Final 8 Cambodian players will participating SATUC World Cup 2017
Cambodian Players names
- CHHANG SOTHEA
- HUON PON
- KEOURNG CHHANY
- KORNG THIKA
- LAK META
- POENG KVY
- THONG ROTHNA
- VONG SAIYA
Cambodian Coaches names
- IM SOPHEAK MAKARA
- KEOURNG CHHANY
Young Cambodian football players preparing for international debut at the 2017 SATUC Cup.
Eight talented football players from slum communities in Cambodian capital, Phnom Penh will travel abroad for the first time in their lives to represent their country in the 2017 SATUC Cup. The Cambodian team will consist of 14-15 year old students from ISF’s Football Programme, which supports over 3,800 Cambodian children through its leagues, tournaments, festivals and regular coaching. The programme provides children with not only football skills, but also the opportunity to develop life skills and confidence, to learn about important social issues and to have fun.
More than 100 talented players took part in the first stage of selection at ISF in December 2016, where 15 exceptional young athletes were chosen to move on to the next stage of selection for this once in a lifetime opportunity. During the initial stage of selection, ISF coaches focused on players’ overall skills including first touch, awareness and speed. The 15 players have continued to train with ISF coaches twice a week, before the selection of the final eight which took place last week.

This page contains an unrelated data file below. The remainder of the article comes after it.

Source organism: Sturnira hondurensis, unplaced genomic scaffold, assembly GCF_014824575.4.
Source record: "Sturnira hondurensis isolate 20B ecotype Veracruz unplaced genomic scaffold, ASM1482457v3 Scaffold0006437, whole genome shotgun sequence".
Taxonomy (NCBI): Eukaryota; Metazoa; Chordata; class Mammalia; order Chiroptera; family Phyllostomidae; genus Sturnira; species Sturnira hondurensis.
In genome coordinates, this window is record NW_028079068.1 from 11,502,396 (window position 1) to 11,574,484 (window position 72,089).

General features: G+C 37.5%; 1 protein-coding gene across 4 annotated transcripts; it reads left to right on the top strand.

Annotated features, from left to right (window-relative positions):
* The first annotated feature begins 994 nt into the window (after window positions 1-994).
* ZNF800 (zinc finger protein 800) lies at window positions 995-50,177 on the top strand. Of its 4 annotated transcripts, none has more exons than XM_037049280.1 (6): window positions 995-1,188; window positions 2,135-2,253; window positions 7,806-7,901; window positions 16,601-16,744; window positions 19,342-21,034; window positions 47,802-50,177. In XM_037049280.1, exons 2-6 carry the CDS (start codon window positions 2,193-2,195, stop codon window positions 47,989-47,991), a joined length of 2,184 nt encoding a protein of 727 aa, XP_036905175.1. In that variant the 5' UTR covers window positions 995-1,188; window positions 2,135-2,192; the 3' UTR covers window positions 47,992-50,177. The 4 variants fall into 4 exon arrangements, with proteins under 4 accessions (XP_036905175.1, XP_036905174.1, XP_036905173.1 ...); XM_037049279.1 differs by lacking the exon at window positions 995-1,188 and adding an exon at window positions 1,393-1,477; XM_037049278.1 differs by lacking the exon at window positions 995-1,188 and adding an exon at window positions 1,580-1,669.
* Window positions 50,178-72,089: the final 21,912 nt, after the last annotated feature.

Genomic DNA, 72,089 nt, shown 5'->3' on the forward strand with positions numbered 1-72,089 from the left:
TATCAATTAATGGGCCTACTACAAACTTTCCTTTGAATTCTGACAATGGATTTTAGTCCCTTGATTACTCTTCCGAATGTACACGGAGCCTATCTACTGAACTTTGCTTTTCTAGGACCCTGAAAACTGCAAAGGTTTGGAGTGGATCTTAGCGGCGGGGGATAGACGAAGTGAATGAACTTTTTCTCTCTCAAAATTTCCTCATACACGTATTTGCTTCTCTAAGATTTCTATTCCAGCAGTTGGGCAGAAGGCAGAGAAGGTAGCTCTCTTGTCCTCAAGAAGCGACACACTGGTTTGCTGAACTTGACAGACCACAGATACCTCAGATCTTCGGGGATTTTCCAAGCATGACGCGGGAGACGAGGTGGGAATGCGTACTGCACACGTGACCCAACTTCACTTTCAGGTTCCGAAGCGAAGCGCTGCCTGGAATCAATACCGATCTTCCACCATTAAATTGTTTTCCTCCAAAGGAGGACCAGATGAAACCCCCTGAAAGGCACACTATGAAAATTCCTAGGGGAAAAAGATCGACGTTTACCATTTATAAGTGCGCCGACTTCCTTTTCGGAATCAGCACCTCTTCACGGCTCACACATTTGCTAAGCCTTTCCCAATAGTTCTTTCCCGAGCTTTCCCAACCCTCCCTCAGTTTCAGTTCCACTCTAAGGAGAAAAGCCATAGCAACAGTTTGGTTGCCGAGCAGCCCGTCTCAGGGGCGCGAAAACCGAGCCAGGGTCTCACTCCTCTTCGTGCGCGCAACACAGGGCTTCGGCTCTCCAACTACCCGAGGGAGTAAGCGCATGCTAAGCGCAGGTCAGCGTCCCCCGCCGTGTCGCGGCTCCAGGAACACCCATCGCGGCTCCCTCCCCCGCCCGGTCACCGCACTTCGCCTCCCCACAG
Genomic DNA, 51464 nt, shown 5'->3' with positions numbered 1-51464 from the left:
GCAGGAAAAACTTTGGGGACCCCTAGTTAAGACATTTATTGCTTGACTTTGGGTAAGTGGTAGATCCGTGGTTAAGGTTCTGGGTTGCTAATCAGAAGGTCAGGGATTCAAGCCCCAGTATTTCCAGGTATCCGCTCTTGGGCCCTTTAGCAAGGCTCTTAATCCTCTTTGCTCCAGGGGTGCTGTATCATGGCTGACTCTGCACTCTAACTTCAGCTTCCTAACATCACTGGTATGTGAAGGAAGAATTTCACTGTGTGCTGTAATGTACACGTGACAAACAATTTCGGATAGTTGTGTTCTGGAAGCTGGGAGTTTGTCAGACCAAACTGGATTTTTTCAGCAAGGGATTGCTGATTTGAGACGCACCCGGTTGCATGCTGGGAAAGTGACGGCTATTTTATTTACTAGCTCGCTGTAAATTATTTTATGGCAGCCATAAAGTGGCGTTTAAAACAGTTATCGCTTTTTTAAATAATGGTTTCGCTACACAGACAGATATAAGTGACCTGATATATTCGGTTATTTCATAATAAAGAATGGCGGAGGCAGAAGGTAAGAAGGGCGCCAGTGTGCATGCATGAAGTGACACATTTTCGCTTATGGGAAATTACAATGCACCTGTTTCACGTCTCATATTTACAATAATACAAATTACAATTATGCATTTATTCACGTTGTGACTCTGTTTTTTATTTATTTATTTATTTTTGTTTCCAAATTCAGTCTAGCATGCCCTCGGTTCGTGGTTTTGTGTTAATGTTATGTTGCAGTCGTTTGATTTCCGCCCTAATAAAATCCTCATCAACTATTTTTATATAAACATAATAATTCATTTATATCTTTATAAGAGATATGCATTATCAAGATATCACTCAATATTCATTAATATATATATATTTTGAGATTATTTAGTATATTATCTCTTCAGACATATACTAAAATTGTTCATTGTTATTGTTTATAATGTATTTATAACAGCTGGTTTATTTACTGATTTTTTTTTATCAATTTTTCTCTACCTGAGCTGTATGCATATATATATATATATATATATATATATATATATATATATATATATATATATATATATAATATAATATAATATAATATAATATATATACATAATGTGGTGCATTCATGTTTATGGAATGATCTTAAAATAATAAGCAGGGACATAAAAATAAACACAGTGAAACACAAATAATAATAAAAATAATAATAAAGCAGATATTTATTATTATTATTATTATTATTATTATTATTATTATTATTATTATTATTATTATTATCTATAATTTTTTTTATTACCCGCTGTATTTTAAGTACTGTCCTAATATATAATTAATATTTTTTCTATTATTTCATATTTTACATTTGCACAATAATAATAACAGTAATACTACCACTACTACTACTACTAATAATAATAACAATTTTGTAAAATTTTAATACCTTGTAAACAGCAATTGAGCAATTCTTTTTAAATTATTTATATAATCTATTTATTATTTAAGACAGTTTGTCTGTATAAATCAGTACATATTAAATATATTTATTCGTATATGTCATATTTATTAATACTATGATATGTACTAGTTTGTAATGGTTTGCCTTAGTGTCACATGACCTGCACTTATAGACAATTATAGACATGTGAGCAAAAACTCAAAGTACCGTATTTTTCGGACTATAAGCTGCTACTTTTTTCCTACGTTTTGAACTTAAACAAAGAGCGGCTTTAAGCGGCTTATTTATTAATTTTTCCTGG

For these eight talented young players, who represent five different teams from around Phnom Penh, this is just the beginning of what will be an intensive few months of training and preparation. Supported by the dedicated ISF Football Programme Team, the players will take part in regular coaching and practice games to prepare them for their international debut in August, when they hope to bring back victory for ISF and Cambodia.
Cambodia Team 2017 SATUC World Cup, training
About Starfish Foundation
They belief that each and every one of us can make a difference, one child at a time. “The tide has gone out and has left a million starfish stranded on the beach. They are slowly dying under the heat of the sun. A little girl is walking along this beautiful sandy beach. As she walks along, she picks up a starfish and throws it back into the sea. She then picks another one and another, throwing each into the sea. An old man watches her for a while then walks up to her and says “What are you doing little girl? There are millions of starfish out there dying. You cannot believe that you can make a difference”. The girl kneels down, picks up a starfish, throws it into the sea and says “I made a difference to that one”
In 2005 Peter Slater & a group of like-minded friends, all of whom had worked and lived in Asia for a number of years, visited Cambodia. All were impacted by the beauty of the country and how wonderful the Cambodian people, both young and old, were. However it was also impossible not be struck by the devastating result of the Pol Pot, Khmer Rouge regime which caused the deaths of around 2 million Cambodians (out of a total population of around 8 million). Across the country it was still evident through the levels of poverty, the lack of infrastructure and education (as so many doctors, nurses, teachers, and other educated professionals were killed during the regime) as well as on the faces of many – even after so many years had passed.